Two interesting articles in the last two days about issues that are central to me; one in the LA Times about race, and one in Wired about environmentalism.
Each is about someone who is challenging the precepts of those who have captured those issues and claimed them.
In the Times, a review (must be a CalendarLive subscriber) of a book by an African-American woman, Debra Dickerson -
In the first few pages of her new book, ‘The End of Blackness,’ Debra Dickerson wastes no time making it clear she’s going in for a little equal opportunity thumping:
“The first step in freeing one another is for black people, collectively, to surrender. Blacks must consciously give up on achieving racial justice. They must renounce any notion of achieving justice that is meant to even the historical score or to bring about full racial integration.”
“The ‘woe is me’ race men…. [would] have nothing important left to think about, no other way to organize their lives, no mechanism by which to understand themselves except as always marginalized, the perpetual outsiders.”
“Today whites deny the continuing effects of their past racism as well as the privilege they yet retain, simply because they are too stiff-necked, too embarrassed and too sickened to follow these truths to their logical and moral conclusions. They simply cannot live with the truth of how they came to be who they are so they choose not to know.”
Has she gotten your attention? Well, that’s the idea.
“I feel dangerous as hell,” she writes, throwing down the gauntlet, “and I’m spoiling for a fight.”
Wait, there’s more…
She tosses out an incident at a Dunkin’ Donuts when she, the only black female present, is passed over in line and rendered invisible — then dwells on it all day. She recounts a story of a lay minister basketball coach, telling his young team at the outset, ” ‘You’re one of the few black teams out there; you’re going to face a lot of racism. You’re going to lose more games than you win.’ And I listened to him and thought: ‘I’m so tired of being black this way.’ ”
A complex manifesto
Her not-so-small goal — one announced on the jacket of her new book — is to explain both how the antique notion of “blackness” has “bamboozled” African Americans and how white America “exploited the concept to sublimate its rage toward and contempt for black America.”
But it isn’t that simple.
The book, a densely constructed manifesto, is dizzying in its sprawl. Dickerson weighs in on slavery, knee-jerk racism and white intransigence and kicks up the already piquant mix with a chapter titled “Kente Cloth Politics,” taking a swing at a range of folk across the political and pop-culture spectrum, from Condoleezza Rice to Tiger Woods to motivational speaker Iyanla Vanzant. “I was tired of being defined in opposition to racism. I needed a template,” she tells the bookstore crowd. . “My parents didn’t have it … that knowledge.” Dickerson casts a net, broad and deep, to contemplate: “What is my responsibility to the world — and the Civil Rights legacy?”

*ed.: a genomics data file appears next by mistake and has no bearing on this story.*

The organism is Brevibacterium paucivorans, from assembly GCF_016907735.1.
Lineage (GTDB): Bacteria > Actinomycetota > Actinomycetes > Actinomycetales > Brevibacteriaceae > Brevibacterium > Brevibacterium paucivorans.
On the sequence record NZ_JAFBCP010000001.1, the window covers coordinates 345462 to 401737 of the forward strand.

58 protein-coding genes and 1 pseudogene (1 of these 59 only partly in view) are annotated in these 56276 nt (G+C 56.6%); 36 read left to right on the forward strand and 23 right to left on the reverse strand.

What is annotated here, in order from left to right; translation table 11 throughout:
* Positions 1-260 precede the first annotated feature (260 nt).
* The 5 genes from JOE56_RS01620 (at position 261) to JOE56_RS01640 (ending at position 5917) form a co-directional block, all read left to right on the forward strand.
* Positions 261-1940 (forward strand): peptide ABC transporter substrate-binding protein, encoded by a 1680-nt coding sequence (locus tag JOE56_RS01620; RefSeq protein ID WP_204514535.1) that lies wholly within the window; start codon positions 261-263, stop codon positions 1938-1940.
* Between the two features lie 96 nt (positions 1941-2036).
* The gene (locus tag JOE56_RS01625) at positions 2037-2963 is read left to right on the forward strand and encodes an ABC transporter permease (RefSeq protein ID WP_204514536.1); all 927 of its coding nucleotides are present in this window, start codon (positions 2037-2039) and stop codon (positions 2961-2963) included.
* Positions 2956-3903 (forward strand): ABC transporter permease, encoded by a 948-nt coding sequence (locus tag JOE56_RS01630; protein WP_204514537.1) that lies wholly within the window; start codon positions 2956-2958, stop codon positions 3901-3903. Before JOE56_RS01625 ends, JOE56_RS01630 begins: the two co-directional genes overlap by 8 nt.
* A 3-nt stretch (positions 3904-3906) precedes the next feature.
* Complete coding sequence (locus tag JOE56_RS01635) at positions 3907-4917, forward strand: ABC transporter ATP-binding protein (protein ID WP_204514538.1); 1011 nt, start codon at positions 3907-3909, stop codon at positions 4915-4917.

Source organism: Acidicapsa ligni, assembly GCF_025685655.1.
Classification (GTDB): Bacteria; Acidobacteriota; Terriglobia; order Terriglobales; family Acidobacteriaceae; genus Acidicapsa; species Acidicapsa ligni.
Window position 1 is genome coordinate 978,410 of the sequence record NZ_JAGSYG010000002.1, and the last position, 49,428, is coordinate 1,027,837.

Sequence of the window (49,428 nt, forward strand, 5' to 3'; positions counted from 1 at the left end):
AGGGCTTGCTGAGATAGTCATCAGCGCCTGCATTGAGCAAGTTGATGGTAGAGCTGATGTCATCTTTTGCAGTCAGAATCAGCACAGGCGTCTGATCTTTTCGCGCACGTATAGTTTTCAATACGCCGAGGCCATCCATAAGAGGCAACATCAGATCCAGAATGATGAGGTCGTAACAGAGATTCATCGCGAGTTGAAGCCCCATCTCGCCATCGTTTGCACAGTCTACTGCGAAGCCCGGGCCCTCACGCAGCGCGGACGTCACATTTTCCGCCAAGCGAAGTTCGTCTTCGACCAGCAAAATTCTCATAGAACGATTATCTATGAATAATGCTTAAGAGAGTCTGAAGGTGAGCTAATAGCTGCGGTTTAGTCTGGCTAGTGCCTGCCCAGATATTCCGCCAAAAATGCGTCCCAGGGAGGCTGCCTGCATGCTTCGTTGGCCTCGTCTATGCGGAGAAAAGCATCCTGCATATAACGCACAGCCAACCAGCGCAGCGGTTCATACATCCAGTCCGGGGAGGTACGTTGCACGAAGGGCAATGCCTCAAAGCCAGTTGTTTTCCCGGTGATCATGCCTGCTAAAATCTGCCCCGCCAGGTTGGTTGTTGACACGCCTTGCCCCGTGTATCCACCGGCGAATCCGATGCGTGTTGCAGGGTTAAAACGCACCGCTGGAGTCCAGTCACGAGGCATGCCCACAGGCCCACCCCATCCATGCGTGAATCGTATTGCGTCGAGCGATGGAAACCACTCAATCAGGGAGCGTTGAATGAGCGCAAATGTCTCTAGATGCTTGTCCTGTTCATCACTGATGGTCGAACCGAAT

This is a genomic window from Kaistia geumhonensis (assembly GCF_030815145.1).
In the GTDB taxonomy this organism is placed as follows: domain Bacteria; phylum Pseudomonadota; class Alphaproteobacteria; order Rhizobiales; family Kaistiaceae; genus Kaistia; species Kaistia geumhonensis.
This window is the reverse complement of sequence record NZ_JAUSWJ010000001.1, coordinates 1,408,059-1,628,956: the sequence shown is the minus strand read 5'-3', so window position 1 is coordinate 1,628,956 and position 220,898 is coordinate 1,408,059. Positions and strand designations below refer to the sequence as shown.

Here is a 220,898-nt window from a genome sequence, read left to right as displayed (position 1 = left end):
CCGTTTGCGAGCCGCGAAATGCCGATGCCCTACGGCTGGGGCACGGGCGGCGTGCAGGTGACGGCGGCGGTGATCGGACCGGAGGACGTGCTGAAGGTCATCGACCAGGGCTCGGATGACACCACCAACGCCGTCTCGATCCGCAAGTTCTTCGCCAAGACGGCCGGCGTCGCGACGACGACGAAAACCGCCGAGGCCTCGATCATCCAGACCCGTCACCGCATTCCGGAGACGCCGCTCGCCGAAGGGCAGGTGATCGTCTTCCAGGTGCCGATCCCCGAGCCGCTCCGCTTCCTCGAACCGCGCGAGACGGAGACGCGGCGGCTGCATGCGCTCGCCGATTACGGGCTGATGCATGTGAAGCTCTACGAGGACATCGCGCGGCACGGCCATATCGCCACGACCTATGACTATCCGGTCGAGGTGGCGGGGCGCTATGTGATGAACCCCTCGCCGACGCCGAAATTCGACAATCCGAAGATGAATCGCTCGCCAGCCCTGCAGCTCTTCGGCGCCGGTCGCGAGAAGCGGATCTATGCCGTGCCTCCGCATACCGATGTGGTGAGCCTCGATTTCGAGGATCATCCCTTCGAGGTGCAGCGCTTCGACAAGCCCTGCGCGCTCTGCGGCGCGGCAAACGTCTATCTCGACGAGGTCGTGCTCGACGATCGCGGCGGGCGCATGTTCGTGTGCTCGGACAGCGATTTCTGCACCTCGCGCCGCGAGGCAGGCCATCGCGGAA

I haven’t (yet) read the book, but it sounds from this like there’s an interesting path here, one that both acknowledges the reality of race, even in the 21st Century, while suggesting that creating a self-identity totally defined by race maybe isn’t the best way for African-Americans (or anyone else) to build a strong community or self.
Then, in this month’s Wired, an article (not yet online, I’ll update when it is) about the Patrick Moore, one of the founders of Greenpeace, who has jumped ship and started testifying against the environmental interest groups he helped start.
Moore attacks what he sees as bad science underlying many environmental policies, and the article suggests that:
Moore’s turnabout was the biggest change of heart since Harold “Kim” Philby left Her Majesty’s secret service for the Soviet Union – or was it? Moore insists that he hasn’t changed a bit. His professional life, he says, has been a single-minded quest for true ecological sustainability. To his opponents, however, it adds up to little more than an ideologically bankrupt series of betrayals.
Throughout his presentation, Moore made barbed references to the devious forces behind the legislation [to ban PVC pipe in Boston], the same band of Luddites who “hijacked a considerable portion of the environmental movement back in the mid-80’s and who have become very clever at using green language to cloak campaigns that have more to do with anti-industrialism, antiglobalization, anticorporation, all of those things which are basically political campaigns.”
Now from my point of view, there are legitimate issues about where ‘political campaigns’ begin and end; the fight for a better (sustainable, less harmful) environment is itself a political campaign.
But I do question a lot of what I see in the current crop of environmental advocates who, much like those who self-identify through race, seem to be unwilling or unable to broaden their concerns.
In so doing, they damage us, because instead of working to deal with higher-impact, lower-cost issues which must be resolved; we wind up with ‘issue smog’ in which runoff from dog parks somehow becomes coevil with contaminated ground water from refineries.
I’ve had direct experience in both racial politics and environmental politics which tells me that they are fundamentally broken; that the issues of race in Los Angeles today have paved a freeway to the deadly care patients receive at Drew/King hospital, and that the impractical, ill-thought through environmental ‘policies’ are leading to more sprawl, more smog, and worse drinking water.
These two articles give me hope; I’ve argued for a long time for a ‘Liberalism of the Sensible,’ which can contain liberal goals – racial justice, a livable environment – while jettisoning the self-sustaining interest group politics that have captured both issues.
I’ll get the book and we’ll see.